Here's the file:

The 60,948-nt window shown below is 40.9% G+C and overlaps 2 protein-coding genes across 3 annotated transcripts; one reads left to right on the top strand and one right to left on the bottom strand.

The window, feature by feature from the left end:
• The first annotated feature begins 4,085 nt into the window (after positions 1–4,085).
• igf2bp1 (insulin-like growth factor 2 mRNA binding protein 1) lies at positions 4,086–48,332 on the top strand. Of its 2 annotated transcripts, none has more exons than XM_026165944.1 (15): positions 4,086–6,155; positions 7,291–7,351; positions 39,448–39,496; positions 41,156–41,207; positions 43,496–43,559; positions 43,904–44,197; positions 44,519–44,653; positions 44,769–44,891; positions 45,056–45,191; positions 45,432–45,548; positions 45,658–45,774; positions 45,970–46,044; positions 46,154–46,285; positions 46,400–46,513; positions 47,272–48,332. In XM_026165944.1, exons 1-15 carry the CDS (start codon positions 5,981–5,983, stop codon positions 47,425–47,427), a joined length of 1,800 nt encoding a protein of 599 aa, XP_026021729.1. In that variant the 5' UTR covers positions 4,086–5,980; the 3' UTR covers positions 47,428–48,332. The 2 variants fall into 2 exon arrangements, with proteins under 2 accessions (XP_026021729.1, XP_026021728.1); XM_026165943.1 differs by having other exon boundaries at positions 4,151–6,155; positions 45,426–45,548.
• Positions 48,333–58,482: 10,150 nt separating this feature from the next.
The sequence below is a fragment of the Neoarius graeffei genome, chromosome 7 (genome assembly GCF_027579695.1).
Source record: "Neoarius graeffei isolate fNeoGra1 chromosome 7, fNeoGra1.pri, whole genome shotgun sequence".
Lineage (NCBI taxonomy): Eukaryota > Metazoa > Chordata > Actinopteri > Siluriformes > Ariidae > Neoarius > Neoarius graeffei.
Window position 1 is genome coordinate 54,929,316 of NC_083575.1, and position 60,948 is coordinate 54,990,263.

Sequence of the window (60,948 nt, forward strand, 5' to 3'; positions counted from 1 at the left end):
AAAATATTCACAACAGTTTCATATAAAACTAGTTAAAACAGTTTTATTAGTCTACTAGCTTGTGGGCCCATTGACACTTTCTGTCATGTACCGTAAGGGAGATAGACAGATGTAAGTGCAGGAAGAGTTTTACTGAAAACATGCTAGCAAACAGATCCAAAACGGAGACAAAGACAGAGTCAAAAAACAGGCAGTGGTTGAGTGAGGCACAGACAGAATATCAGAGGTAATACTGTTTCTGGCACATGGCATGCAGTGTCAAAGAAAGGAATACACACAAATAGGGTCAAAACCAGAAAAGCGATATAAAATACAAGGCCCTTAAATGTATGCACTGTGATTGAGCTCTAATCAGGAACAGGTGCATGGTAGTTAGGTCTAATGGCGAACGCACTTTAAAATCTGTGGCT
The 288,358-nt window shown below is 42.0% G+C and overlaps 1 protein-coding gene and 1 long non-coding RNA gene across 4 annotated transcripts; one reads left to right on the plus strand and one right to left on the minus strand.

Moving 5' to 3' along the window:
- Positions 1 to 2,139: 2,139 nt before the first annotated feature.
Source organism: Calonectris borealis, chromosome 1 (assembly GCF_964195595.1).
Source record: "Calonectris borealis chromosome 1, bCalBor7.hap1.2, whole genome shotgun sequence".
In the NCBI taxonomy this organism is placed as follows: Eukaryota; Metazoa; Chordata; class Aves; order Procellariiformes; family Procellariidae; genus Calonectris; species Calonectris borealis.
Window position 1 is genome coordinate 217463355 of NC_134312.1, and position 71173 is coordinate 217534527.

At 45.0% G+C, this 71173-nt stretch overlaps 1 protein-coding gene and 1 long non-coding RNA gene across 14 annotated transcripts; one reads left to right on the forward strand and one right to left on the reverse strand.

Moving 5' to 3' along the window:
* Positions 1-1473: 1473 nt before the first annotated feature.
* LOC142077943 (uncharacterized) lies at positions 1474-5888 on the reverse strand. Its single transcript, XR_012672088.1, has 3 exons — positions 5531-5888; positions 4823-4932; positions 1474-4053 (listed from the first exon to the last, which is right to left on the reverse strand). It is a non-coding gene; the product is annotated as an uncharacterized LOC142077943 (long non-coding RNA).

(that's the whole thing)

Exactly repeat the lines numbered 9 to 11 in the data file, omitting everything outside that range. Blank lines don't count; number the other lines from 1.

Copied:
Window position 1 is genome coordinate 54,929,316 of NC_083575.1, and position 60,948 is coordinate 54,990,263.

Sequence of the window (60,948 nt, forward strand, 5' to 3'; positions counted from 1 at the left end):
AAAATATTCACAACAGTTTCATATAAAACTAGTTAAAACAGTTTTATTAGTCTACTAGCTTGTGGGCCCATTGACACTTTCTGTCATGTACCGTAAGGGAGATAGACAGATGTAAGTGCAGGAAGAGTTTTACTGAAAACATGCTAGCAAACAGATCCAAAACGGAGACAAAGACAGAGTCAAAAAACAGGCAGTGGTTGAGTGAGGCACAGACAGAATATCAGAGGTAATACTGTTTCTGGCACATGGCATGCAGTGTCAAAGAAAGGAATACACACAAATAGGGTCAAAACCAGAAAAGCGATATAAAATACAAGGCCCTTAAATGTATGCACTGTGATTGAGCTCTAATCAGGAACAGGTGCATGGTAGTTAGGTCTAATGGCGAACGCACTTTAAAATCTGTGGCT